The Times reports on a member of the Waffen-SS who escaped justice by living in Germany after WW2:
“There was nothing simple about Boere’s evasion of justice, which allowed him to go unpunished for crimes that he freely boasted about. The inability of German courts to convict him irritated Dutch-German relations – Boere had been sentenced to death in absentia by an Amsterdam court in 1949 but was able to live freely in Germany, working as a coal miner until 1976, drawing a German pension and then living in a German nursing home.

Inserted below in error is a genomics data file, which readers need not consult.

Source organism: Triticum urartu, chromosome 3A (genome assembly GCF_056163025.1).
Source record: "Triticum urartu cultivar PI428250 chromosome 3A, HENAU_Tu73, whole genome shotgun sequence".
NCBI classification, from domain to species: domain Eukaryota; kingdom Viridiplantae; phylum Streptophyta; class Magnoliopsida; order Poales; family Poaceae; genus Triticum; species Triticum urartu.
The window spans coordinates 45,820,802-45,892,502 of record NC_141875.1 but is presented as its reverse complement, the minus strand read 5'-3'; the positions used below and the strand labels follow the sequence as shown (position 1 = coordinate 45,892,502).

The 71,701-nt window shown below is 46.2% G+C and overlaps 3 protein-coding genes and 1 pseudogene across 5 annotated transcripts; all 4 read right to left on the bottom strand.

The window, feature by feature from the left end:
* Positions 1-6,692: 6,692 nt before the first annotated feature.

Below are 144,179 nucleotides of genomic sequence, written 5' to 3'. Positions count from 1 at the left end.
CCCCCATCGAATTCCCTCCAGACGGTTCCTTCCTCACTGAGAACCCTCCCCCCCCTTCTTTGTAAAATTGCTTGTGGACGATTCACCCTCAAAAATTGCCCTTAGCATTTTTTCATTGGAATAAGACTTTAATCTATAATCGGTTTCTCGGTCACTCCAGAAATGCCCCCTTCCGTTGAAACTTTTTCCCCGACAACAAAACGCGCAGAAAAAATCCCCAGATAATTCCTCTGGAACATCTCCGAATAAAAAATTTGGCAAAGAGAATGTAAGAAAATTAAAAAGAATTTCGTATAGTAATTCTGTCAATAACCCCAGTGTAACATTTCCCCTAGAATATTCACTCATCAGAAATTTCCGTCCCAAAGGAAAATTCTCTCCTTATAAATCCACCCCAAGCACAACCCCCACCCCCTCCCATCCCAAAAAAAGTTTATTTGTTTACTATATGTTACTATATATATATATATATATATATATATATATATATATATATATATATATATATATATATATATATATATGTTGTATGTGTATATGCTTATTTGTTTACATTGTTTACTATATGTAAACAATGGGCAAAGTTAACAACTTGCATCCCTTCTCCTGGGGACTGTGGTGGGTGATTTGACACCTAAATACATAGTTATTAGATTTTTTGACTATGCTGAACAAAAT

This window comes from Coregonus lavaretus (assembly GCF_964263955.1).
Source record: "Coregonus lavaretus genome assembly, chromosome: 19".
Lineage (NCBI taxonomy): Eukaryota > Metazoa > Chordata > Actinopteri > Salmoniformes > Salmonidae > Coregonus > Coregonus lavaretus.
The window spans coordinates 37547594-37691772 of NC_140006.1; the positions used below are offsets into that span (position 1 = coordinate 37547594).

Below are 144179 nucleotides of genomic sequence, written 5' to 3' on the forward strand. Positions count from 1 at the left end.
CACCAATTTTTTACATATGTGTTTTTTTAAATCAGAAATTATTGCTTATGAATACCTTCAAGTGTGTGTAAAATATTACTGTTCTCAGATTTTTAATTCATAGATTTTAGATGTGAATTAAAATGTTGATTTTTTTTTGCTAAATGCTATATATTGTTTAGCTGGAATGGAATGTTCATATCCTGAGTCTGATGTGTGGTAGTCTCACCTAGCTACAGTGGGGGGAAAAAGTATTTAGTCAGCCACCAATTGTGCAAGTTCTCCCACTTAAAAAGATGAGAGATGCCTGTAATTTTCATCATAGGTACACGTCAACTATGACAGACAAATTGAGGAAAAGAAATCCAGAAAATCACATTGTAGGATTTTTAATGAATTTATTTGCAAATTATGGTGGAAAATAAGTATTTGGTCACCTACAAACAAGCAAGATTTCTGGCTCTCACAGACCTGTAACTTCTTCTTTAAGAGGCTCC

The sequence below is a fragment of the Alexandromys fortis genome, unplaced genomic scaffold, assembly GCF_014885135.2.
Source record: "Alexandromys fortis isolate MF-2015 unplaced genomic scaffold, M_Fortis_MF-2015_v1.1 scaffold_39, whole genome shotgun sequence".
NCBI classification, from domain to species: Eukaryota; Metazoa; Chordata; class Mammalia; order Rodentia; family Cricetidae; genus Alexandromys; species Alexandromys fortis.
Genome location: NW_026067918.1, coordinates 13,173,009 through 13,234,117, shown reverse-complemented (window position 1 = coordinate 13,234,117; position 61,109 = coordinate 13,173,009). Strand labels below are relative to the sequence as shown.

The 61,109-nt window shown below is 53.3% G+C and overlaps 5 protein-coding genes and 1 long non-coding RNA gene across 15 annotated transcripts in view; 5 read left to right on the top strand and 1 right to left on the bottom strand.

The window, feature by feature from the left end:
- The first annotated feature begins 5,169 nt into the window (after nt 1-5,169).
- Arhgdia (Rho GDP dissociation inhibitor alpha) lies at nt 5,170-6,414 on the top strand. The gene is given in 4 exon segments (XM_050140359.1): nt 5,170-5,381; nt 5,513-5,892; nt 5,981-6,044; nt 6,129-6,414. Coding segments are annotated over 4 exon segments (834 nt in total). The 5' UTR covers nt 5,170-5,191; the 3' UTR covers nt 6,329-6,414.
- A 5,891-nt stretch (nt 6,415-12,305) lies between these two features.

Boere’s ducking and weaving within the German judicial system illustrated how much unfinished business was left after the post-war Nuremberg trials. More than 25,000 cases of Nazi crimes were investigated by West German authorities after the post-war trials of surviving Nazi leaders, but the prosecution was often half-hearted and many cases were dropped.”